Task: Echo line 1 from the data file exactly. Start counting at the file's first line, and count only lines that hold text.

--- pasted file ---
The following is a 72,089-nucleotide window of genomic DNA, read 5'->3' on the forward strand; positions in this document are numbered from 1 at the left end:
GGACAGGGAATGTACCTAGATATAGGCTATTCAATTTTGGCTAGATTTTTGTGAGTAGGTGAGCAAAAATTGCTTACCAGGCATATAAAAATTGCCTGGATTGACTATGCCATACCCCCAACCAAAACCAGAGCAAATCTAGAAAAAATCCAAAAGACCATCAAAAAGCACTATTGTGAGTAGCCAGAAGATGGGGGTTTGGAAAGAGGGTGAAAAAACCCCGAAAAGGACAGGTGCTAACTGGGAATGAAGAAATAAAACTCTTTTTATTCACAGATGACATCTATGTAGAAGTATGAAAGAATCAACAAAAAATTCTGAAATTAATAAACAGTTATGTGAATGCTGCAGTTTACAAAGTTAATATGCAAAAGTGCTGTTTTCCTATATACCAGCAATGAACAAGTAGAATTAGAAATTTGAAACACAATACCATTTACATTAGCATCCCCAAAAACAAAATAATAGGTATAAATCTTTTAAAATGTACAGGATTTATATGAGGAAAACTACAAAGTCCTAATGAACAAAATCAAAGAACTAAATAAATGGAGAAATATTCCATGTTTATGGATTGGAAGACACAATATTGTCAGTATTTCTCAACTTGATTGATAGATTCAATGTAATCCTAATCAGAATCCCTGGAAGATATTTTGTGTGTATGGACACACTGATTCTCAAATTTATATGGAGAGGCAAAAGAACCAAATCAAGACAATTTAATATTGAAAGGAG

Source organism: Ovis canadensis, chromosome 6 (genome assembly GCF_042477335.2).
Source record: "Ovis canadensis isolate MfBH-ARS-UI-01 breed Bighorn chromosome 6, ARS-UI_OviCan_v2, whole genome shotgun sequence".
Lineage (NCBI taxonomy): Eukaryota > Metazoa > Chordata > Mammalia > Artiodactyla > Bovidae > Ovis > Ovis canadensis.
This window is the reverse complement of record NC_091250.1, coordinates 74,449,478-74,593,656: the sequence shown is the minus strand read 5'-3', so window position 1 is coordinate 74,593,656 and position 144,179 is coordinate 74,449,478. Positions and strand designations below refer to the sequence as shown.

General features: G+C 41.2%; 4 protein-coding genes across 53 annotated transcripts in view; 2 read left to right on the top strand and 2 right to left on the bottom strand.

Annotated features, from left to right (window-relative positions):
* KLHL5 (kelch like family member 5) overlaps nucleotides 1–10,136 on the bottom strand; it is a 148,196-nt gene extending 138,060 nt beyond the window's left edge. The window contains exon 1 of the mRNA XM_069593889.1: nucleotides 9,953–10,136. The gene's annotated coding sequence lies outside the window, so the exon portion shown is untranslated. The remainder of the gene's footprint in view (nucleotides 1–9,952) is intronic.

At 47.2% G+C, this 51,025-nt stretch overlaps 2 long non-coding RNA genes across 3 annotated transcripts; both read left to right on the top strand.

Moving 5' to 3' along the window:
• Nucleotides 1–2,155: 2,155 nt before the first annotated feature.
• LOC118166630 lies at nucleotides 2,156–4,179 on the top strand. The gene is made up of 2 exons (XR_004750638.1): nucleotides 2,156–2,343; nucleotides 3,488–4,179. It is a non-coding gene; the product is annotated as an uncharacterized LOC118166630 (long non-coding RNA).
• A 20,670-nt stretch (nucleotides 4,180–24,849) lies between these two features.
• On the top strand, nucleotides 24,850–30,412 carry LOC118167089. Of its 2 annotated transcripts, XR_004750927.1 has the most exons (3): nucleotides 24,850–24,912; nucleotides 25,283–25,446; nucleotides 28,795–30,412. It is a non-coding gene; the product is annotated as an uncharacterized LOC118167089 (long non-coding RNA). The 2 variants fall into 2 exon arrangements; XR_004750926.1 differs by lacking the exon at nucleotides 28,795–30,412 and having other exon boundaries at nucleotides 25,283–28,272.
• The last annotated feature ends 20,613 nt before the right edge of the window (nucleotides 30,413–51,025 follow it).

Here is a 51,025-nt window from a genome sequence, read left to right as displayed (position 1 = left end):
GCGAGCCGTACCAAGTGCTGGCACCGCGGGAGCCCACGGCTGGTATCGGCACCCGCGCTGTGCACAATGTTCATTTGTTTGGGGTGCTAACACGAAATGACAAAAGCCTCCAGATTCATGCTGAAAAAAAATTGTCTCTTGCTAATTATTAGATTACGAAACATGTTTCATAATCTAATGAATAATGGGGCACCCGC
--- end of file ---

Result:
The following is a 72,089-nucleotide window of genomic DNA, read 5'->3' on the forward strand; positions in this document are numbered from 1 at the left end: